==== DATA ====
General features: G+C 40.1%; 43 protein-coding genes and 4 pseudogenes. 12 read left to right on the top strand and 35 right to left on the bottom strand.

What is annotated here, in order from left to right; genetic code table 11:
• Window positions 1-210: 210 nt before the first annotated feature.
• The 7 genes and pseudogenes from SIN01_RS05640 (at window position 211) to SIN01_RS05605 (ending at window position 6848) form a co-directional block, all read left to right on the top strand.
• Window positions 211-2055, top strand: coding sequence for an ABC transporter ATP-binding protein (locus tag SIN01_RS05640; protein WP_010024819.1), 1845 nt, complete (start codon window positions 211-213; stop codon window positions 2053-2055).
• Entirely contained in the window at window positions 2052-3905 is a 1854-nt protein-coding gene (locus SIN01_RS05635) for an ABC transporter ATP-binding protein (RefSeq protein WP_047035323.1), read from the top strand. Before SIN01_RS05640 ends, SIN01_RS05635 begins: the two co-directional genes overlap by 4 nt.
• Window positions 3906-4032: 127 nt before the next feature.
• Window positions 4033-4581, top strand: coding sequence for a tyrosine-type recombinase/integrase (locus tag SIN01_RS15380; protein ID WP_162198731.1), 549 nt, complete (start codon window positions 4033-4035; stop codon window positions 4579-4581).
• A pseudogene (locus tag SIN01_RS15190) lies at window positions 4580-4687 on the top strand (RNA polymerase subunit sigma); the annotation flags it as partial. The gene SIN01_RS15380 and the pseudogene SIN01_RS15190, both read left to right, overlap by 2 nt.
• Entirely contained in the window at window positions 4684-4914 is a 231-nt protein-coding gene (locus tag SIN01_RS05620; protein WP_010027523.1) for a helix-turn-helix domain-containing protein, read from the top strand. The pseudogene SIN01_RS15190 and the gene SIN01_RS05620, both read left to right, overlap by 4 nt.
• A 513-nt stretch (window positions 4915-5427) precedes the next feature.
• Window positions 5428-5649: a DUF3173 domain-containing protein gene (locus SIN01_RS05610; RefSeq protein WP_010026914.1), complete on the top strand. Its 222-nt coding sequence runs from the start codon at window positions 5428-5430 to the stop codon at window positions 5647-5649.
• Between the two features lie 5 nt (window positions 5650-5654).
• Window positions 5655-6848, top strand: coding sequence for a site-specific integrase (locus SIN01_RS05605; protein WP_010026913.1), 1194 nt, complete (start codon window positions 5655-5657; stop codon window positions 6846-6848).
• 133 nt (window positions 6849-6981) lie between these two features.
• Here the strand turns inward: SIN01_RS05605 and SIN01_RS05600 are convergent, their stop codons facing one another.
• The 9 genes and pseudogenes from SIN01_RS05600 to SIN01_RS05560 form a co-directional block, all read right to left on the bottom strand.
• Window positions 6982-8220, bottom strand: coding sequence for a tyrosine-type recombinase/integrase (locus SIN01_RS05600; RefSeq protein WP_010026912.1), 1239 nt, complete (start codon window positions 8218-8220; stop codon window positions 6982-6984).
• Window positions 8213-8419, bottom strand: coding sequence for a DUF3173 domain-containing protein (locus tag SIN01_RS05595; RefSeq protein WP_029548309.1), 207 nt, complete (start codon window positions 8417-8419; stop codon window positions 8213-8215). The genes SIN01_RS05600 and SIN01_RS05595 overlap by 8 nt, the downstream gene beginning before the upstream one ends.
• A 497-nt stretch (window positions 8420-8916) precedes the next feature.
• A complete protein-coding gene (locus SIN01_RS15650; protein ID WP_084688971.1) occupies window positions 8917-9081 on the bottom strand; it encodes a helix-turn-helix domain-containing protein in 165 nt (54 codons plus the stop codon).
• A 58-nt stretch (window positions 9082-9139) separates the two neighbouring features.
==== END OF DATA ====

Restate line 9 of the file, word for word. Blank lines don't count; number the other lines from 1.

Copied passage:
• A pseudogene (locus tag SIN01_RS15190) lies at window positions 4580-4687 on the top strand (RNA polymerase subunit sigma); the annotation flags it as partial. The gene SIN01_RS15380 and the pseudogene SIN01_RS15190, both read left to right, overlap by 2 nt.